“When we talk about building bridges and fighting hate, it can only happen in our own communities, and we have to learn from one another,” Dinowitz, whose Bronx district includes Riverdale, told JI. “What was extremely powerful is seeing the challenges and success of Israel through the eyes of other members of the council.”

The councilmembers had a packed itinerary that included stops in Jerusalem, Tel Aviv, Haifa and Ramallah to speak with Israeli and Palestinian individuals and representatives.

“I think I have a deeper understanding of the concerns and complexities facing the region that I don’t think I could truly appreciate by just reading the newspaper and other accounts of the region, so I appreciate that,” Councilmember Sandra Ung, who represents parts of Queens, told JI.

Despite the JCRC’s maintained agenda, more than one organization had urged councilmembers not to attend the trip. In 2020, the Democratic Socialists of America announced they would only endorse candidates who pledged not to go on the JCRC-led tour, drawing rebukes at the time from the JCRC, the Met Council and federal lawmakers.

The councilmembers, however, were moved by the experience, with more than one member naming Haifa as having been particularly memorable. 

“It is a city where there’s a balance between those who identify as Jews and those who identify as Arabs, and how they’re able to live harmoniously together while still maintaining distinct identities and feeling empowered by their respective traditions,” Staten Island Councilmember David Carr told JI. “I really think that’s kind of an important recipe for success that I think you need in any cosmopolitan community. In particular in New York City, you need the different communities that call the area home to have a supportive sense of identity and pride and sort of acceptance of their cultures, because everybody needs to kind of come to the table as equals in order for us to kind of live together and build things together and reach across the aisle.”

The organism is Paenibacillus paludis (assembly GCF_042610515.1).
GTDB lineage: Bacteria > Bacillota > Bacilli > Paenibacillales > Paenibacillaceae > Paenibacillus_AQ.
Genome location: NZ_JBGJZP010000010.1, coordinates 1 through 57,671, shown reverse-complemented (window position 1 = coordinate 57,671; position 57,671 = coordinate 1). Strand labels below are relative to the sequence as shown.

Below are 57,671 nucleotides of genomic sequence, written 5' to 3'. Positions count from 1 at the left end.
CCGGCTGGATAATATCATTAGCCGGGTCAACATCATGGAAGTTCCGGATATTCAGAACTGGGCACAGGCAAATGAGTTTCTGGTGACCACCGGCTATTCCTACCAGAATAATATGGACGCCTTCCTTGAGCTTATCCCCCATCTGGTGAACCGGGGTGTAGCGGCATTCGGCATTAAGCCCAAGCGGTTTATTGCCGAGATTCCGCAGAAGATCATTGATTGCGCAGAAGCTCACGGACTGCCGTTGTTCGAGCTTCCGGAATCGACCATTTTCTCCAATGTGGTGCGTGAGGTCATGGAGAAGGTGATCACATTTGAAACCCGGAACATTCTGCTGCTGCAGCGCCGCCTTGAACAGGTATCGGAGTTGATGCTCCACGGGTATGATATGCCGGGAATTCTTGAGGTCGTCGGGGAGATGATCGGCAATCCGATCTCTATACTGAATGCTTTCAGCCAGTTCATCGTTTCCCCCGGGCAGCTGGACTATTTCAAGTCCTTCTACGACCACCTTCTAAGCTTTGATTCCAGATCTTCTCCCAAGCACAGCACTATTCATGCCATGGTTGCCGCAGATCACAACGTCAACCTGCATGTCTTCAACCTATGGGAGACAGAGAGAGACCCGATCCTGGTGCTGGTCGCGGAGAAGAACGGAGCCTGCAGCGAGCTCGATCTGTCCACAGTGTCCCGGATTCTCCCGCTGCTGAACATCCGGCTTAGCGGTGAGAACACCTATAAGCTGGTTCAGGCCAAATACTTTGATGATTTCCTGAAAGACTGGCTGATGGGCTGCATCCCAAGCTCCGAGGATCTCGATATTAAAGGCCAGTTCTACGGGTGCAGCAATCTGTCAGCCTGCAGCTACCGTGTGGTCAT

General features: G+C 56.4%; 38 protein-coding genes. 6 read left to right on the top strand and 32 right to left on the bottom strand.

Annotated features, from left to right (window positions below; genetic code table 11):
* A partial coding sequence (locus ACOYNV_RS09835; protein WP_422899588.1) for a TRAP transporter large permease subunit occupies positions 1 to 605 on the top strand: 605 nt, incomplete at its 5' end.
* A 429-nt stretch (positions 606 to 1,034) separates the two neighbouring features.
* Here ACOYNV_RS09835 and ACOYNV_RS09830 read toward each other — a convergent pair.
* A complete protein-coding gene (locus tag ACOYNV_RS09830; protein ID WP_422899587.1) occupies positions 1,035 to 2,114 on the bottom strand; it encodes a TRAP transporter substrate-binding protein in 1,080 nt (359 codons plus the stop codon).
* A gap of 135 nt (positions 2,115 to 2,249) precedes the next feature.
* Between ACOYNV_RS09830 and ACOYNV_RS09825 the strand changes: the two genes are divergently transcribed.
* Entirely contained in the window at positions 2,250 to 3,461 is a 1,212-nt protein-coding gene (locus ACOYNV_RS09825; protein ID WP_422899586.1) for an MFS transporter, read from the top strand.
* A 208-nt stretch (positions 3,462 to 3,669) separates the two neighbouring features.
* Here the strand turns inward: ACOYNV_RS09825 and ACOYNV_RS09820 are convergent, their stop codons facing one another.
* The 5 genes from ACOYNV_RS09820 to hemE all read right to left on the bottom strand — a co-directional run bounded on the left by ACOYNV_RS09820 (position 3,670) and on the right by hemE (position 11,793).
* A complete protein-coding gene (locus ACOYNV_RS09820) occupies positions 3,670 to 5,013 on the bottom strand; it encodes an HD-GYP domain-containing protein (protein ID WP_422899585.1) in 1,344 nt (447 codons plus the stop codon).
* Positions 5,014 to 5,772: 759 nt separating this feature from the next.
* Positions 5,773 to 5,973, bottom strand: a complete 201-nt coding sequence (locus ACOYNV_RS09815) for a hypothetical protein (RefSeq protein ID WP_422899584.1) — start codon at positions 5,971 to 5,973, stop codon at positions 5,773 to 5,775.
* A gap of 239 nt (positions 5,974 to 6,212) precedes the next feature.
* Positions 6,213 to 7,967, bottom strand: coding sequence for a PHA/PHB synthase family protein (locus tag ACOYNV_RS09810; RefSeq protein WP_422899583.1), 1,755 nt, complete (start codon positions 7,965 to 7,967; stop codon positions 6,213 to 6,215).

“I think that in Haifa, you see a great example of two communities living side by side who feel a sense of pride and empowerment in being who they are, and kind of approach each other as equals in terms of trying to live together in a civically engaged way,” Carr added.

“My biggest takeaways [from the trip] are that I came to understand better the need that is felt amongst the Jewish community in Israel for a Jewish state,” Carr said. “My other big takeaway is the fragility of the relationships between Israel and those that surround them.” 

The most significant takeaway, however, was the importance of learning from others.

“I’m an educator, and I think there is no better way to learn the complexities of a situation than by experiencing it,” Dinowitz said. “It is vital that those of us in positions to make real change educate ourselves as much as possible by engaging in as many experiences as possible — and especially as it comes to the Jewish community, Israel is an integral part of that education.”

Velázquez also stressed the importance of education and empathy in combating bigotry. “How do you stop hate? [It’s] by providing information and it is approaching people from a position and a purpose of love.”